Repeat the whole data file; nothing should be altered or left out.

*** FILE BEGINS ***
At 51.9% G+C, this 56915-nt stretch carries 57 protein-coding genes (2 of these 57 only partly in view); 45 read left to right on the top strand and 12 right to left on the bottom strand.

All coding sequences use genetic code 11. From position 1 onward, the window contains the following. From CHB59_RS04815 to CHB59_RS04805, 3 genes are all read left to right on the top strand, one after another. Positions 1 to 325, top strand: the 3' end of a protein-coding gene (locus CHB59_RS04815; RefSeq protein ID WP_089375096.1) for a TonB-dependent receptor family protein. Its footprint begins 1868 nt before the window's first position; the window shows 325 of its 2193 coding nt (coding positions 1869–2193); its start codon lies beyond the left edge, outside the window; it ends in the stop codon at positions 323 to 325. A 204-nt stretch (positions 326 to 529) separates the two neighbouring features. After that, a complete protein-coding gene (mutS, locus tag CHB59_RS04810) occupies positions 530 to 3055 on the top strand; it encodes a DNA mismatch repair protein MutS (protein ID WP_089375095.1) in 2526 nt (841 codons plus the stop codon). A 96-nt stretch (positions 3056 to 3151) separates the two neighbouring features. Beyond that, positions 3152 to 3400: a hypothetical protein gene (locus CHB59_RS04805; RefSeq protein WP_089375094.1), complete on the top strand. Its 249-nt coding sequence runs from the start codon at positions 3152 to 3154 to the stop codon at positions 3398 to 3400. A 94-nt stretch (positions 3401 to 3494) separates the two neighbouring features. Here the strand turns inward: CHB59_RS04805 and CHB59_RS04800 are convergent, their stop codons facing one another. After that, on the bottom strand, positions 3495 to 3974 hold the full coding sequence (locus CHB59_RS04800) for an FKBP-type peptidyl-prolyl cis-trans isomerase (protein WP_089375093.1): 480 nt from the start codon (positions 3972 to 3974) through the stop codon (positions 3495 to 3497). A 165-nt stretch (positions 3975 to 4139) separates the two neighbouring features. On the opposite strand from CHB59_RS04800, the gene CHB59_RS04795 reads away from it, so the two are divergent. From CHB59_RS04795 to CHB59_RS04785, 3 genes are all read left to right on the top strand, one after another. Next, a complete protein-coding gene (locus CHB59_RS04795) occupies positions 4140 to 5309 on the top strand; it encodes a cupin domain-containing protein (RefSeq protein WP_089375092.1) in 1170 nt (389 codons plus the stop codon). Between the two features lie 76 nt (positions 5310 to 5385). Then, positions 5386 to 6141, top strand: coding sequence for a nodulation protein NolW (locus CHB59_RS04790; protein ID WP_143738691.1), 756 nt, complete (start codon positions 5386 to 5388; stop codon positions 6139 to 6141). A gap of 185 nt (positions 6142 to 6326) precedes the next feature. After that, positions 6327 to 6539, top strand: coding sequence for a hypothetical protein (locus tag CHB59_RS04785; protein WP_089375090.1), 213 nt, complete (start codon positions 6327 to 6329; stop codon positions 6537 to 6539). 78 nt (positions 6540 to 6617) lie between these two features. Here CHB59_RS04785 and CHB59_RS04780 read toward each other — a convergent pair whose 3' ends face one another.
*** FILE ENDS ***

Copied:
At 51.9% G+C, this 56915-nt stretch carries 57 protein-coding genes (2 of these 57 only partly in view); 45 read left to right on the top strand and 12 right to left on the bottom strand.

All coding sequences use genetic code 11. From position 1 onward, the window contains the following. From CHB59_RS04815 to CHB59_RS04805, 3 genes are all read left to right on the top strand, one after another. Positions 1 to 325, top strand: the 3' end of a protein-coding gene (locus CHB59_RS04815; RefSeq protein ID WP_089375096.1) for a TonB-dependent receptor family protein. Its footprint begins 1868 nt before the window's first position; the window shows 325 of its 2193 coding nt (coding positions 1869–2193); its start codon lies beyond the left edge, outside the window; it ends in the stop codon at positions 323 to 325. A 204-nt stretch (positions 326 to 529) separates the two neighbouring features. After that, a complete protein-coding gene (mutS, locus tag CHB59_RS04810) occupies positions 530 to 3055 on the top strand; it encodes a DNA mismatch repair protein MutS (protein ID WP_089375095.1) in 2526 nt (841 codons plus the stop codon). A 96-nt stretch (positions 3056 to 3151) separates the two neighbouring features. Beyond that, positions 3152 to 3400: a hypothetical protein gene (locus CHB59_RS04805; RefSeq protein WP_089375094.1), complete on the top strand. Its 249-nt coding sequence runs from the start codon at positions 3152 to 3154 to the stop codon at positions 3398 to 3400. A 94-nt stretch (positions 3401 to 3494) separates the two neighbouring features. Here the strand turns inward: CHB59_RS04805 and CHB59_RS04800 are convergent, their stop codons facing one another. After that, on the bottom strand, positions 3495 to 3974 hold the full coding sequence (locus CHB59_RS04800) for an FKBP-type peptidyl-prolyl cis-trans isomerase (protein WP_089375093.1): 480 nt from the start codon (positions 3972 to 3974) through the stop codon (positions 3495 to 3497). A 165-nt stretch (positions 3975 to 4139) separates the two neighbouring features. On the opposite strand from CHB59_RS04800, the gene CHB59_RS04795 reads away from it, so the two are divergent. From CHB59_RS04795 to CHB59_RS04785, 3 genes are all read left to right on the top strand, one after another. Next, a complete protein-coding gene (locus CHB59_RS04795) occupies positions 4140 to 5309 on the top strand; it encodes a cupin domain-containing protein (RefSeq protein WP_089375092.1) in 1170 nt (389 codons plus the stop codon). Between the two features lie 76 nt (positions 5310 to 5385). Then, positions 5386 to 6141, top strand: coding sequence for a nodulation protein NolW (locus CHB59_RS04790; protein ID WP_143738691.1), 756 nt, complete (start codon positions 5386 to 5388; stop codon positions 6139 to 6141). A gap of 185 nt (positions 6142 to 6326) precedes the next feature. After that, positions 6327 to 6539, top strand: coding sequence for a hypothetical protein (locus tag CHB59_RS04785; protein WP_089375090.1), 213 nt, complete (start codon positions 6327 to 6329; stop codon positions 6537 to 6539). 78 nt (positions 6540 to 6617) lie between these two features. Here CHB59_RS04785 and CHB59_RS04780 read toward each other — a convergent pair whose 3' ends face one another.